Insulin sensitivity decreased during the course of pregnancy. Insulin sensitivity and secretion were best explained by BMI and circulating leptin, but not RBP4, both in early and late pregnancy. However, a marked increase in fasting RBP4 from early to late pregnancy was observed, and this change was associated with a decline in insulin sensitivity. A marked increase in RBP4 was found during OGTT at weeks 14–16 with an opposite temporal course at weeks 30–32.
The increased fat mass and insulin resistance during normal pregnancy was best explained by measures of fat mass. However, the increase in RBP4 from early to late pregnancy, associated with a decline in insulin sensitivity, potentially indicates interactions with glucose metabolism.
T Clausen, T K Burski, N Øyen, K Godang, J Bollerslev and T Henriksen
Objective: The prevalence of maternal overweight and fetal macrosomia is increasing. Fetal macrosomia is associated with increased risk of maternal and neonatal complications. The objective of the present study was to investigate if maternal metabolic parameters associated with maternal overweight were independent determinants of macrosomia (birth weight > 4500 g or above the 95 percentile of the z-score for standardized birth weight).
Design: Prospective population based cohort study of 2050 pregnancies and nested case control study. Methods: Outcome measures were adjusted risks for macrosomia in relation to early second trimester maternal serum lipids, glucose and insulin (cohort study) and leptin and insulin-like growth factor (73 cases and 146 matched controls).
Results: Gestational diabetes was not independently associated with fetal macrosomia. First trimester body mass index (BMI), gestational weight gain and placental weight were associated with macrosomia. High serum insulin and non-high density lipoprotein (HDL)-cholesterol and low serum HDL-cholesterol were associated with increased risk of macrosomia independent of BMI, weight gain, placental weight and gestational diabetes. Slim women with macrosomic infants had higher insulin compared with those with normal weight infants. This relation was not found among obese women. Leptin was not associated with macrosomia after adjusting for maternal BMI.
Conclusions: Blood parameters known to be associated with the metabolic syndrome were risk factors for macrosomia independent of maternal BMI.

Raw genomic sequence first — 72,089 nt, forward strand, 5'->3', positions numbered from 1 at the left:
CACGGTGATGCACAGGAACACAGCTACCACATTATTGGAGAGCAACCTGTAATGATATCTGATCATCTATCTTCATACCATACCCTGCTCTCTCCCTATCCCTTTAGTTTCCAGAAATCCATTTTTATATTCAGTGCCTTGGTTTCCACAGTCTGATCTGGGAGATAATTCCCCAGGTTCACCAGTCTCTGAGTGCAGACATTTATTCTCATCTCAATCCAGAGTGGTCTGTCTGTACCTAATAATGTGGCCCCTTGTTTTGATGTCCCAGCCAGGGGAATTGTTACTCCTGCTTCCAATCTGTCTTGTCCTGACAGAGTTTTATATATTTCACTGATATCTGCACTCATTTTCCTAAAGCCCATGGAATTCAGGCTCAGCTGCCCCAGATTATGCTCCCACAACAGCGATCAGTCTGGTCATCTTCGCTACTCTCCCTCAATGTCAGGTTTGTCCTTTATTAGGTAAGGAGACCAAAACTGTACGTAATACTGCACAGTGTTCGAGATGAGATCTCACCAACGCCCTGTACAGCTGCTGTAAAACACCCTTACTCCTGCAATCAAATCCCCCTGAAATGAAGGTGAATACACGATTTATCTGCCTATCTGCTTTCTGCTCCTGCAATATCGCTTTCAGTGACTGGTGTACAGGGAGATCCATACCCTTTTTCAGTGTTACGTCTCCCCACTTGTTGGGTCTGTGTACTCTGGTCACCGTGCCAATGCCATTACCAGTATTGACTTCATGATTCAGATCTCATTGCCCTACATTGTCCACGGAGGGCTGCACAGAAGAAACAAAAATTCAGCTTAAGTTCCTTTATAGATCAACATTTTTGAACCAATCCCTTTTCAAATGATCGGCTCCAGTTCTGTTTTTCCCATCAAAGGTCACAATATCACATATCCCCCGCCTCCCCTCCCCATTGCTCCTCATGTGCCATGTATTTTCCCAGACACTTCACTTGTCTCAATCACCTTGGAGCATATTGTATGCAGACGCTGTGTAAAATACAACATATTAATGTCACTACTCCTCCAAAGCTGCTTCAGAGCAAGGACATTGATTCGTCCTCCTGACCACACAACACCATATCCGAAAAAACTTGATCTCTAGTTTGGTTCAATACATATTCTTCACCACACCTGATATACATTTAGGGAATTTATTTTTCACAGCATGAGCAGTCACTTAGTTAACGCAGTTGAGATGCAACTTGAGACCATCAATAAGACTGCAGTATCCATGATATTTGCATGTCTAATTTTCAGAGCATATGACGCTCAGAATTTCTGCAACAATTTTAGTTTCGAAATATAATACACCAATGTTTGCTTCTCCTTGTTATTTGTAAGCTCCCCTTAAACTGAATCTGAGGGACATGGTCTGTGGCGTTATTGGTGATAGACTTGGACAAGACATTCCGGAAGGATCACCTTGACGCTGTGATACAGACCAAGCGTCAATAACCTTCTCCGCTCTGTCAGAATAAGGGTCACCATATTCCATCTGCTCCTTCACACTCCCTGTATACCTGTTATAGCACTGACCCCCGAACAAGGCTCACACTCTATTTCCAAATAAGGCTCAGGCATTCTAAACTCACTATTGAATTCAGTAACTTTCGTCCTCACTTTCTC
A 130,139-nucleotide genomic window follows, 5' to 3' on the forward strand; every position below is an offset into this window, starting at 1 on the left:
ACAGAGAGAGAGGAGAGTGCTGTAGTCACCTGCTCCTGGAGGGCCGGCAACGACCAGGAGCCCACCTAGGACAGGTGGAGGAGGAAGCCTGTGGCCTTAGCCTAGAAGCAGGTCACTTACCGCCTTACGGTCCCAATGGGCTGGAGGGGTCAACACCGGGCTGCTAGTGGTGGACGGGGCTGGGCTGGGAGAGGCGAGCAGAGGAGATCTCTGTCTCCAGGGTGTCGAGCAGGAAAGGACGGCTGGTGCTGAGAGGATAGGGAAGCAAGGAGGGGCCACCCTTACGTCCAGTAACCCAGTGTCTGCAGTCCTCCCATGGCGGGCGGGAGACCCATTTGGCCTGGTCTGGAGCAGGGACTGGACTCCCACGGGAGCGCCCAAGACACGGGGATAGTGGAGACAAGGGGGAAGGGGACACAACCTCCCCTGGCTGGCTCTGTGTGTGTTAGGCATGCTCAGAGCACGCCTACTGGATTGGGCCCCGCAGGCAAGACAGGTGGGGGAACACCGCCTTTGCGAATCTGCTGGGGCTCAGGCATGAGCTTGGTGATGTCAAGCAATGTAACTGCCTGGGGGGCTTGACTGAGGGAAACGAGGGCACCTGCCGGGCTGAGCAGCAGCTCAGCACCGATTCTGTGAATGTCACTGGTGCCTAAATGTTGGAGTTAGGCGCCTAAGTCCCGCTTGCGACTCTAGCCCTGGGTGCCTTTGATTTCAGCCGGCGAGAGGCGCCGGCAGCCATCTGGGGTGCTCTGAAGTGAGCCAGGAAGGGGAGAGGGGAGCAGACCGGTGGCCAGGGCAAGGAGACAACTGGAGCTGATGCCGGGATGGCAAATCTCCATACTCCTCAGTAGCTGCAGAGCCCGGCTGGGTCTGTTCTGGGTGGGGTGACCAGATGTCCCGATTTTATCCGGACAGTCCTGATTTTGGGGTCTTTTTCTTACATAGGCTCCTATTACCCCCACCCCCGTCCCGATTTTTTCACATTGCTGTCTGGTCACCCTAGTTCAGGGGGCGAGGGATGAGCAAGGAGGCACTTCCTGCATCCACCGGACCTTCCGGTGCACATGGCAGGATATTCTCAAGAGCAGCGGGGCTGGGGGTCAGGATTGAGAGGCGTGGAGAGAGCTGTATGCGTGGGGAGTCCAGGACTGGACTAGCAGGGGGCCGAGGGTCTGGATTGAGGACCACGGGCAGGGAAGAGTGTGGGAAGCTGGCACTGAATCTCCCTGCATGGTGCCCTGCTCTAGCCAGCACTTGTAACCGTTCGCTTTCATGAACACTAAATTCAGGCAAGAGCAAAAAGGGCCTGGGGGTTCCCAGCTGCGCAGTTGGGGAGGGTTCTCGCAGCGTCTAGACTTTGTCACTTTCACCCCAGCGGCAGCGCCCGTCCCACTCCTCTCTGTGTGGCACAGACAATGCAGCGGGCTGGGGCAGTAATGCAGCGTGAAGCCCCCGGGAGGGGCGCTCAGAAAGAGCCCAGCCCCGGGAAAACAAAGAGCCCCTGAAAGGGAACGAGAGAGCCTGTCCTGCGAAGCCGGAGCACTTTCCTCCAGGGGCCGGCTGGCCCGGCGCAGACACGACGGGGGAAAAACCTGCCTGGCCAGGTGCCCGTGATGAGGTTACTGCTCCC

J Bollerslev, T Ueland, E Grodum, E Haug, K Brixen and O Djoseland
Biochemical markers of bone remodelling were used to evaluate bone turnover in two types of autosomal dominant osteopetrosis (ADO) at baseline and during stimulation with triiodothyronine (T3). Eight patients with Type I (aged 23-61 years, mean 40.4 years) and nine patients with Type II ADO (aged 20-49 years, mean 32.8 years) were compared with 10 normal controls (aged 22-54 years, mean 35.4 years). The participants were treated with 100 microg T3 daily for 7 days and followed for a total of 16 weeks. Serum concentrations of T3 increased and corresponding suppression of TSH was observed in all participants. Both formative and resorptive bone markers were normal at baseline. After stimulation with T3, a significant increase was seen in all groups for the formative markers used. Secondary increments were observed at the end of the observation period for all groups, indicating activation of bone remodelling. A variety of resorptive markers was assessed, but no differences between patients and controls were seen. After stimulation, highly significant responses were found in all parameters in all groups, in accordance with stimulation of existing resorptive cells. However, no secondary increments were seen at the end of the observation period. A more pronounced response was found in crosslinks-related assays. The study demonstrates that it is possible to stimulate bone resorptive and formative cells with thyroid hormones in both types of ADO. Moreover, it indicates that the remodelling process is activated by a short course of T3 treatment.